“Official Secrets”


I just read a New York Times news lead that President Trump said whoever provided information to the Ukraine whistleblower was a spy and guilty of treason. And, coincidentally or not, last night I saw “Official Secrets,” a whistleblower thriller starring the magnetic and convincing Keira Knightley as Katharine Gun, a true-story British Intelligence staffer who blew the whistle about corrupt intelligence practices that helped lead up to the decision to invade Iraq in 2003.

In the course of her normal routine at her keyboard as a translator, Katharine discovers that the U.S. is pressuring Britain to help drum up dirt on the UN Security Council members who are against the invasion, hoping to use the information to twist their vote to support the war.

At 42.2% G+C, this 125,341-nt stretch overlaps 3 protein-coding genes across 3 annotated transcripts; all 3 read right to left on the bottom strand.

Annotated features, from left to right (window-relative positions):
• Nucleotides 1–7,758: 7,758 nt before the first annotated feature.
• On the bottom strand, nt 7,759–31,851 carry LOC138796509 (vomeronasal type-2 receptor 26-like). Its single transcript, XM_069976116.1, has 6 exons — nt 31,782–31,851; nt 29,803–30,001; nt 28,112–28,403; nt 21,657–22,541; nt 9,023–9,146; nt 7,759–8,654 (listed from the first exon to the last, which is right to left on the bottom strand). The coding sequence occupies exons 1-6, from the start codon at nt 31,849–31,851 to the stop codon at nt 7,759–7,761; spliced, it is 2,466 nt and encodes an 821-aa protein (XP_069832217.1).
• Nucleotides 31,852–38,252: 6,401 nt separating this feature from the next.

Classic whistleblower story unfolds—the release of information, media frenzy, personal danger, showdown with the truth and the law—but it’s all delivered in an expertly-paced tale. Katharine’s immigrant Muslim husband adds complication and subplot. Knightley is well-suited to the roll. I can see her playing in more contemporary drama—mother, a cop, a tech executive.  

Admittedly, I’m a fan of the whistleblower genre. Serpico, China Syndrome, Silkwood, The Insider. So many more good movies. It’s the perfect character conflict: the ethical demand to speak up against the deep consequences of doing so.

My only gripe about Official Secrets were the spurts of dialog that sounded more like position talking points and less like an authentic character speaking. On the plus side, the timing of my seeing this movie: on this day of talk talk talk about Trump impeachment.

4/5 Stars

By David Klein

David Klein

Published novelist, creative writer, journalist, avid reader, discriminating screen watcher.


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